Taking the Fight to the Thieves
by Dan Harper
For many the Internet has become a very scary place. Hackers, phishers, and scammers, oh my! How did the tool which started out as a venue for research and information exchange for academia and government become what it is today? How can we take it back? To answer these questions, we have to look at what has changed in us over the last couple of centuries.
In the 19th century and before, users of technology either created what they used or became intimately familiar with its operation. By the 20th century, the tools were run by people who didn’t understand their basic operation, but cheerfully pushed buttons expecting results. Over the
past 200 years, we have become less relevant than our tools in that the intelligence required to use technology has been “dumbed down”. Once created by an engineer, it became important for the designer to make an
object user friendly; so a child can figure it out without reading the directions.
In the 21st century, cars are often driven by folks who don’t know the difference between a brake rotor and a crankshaft. Industrial processes are monitored by people who don’t understand what is being done beyond taking meter readings. Rocket science has become less science than procedure. Only a select few truly understand the mathematics behind it anymore. Tech support has devolved so that the “technician” is reading from a flip chart. Most level one support techs today have no real computer knowledge.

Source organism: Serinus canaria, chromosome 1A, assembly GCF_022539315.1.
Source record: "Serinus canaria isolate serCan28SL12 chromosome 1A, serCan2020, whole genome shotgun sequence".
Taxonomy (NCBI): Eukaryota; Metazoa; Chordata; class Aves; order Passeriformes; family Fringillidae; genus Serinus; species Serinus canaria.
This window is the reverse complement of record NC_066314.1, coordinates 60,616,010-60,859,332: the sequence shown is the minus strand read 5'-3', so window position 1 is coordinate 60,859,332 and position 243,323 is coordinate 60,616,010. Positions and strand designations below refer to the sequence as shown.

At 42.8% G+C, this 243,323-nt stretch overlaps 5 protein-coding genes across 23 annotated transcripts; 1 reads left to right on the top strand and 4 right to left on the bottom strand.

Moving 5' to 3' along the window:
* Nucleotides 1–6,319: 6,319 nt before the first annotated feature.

Lack of knowledge gives thieves opportunities. Preying on those with little mechanical knowledge, unscrupulous mechanics overcharge or perform labor that doesn’t need done. It should come as no surprise that there are those who take advantage of a person’s lack of computer knowledge in the same way.
Ironically, we sometimes create those opportunities ourselves. Ma Bell in the 60s and 70s made possible the abuse of their long distance telephone network. Information was intentionally compartmentalized within the company to keep it safe from our enemies during the cold war. This made it possible for outsiders to become more knowledgeable than the phone companies own employees. Hacking was born.
You don’t need to become a computer expert and give these miscreants a
cyber-thrashing, but education is the key to a long term fix. Learning more about the things we do and use in our everyday lives makes the criminal’s job difficult. Every little bit helps. They have to adapt to a new environment requiring more effort and smarts. This will cause the information they trade to become a higher priced commodity, and eventually the money and work involved will no longer justify the risks.
Failure without comprehension is one of the saddest things, and we see
it constantly. The only solution is that preventative dose of knowledge.
Educational opportunities are all around us, sometimes even for free.
All we need to do is to take advantage of these opportunities, and life gets hard for the thieves. The next Tech Savvy will cover educational opportunities for us in and around Huerfano County. Stay tuned!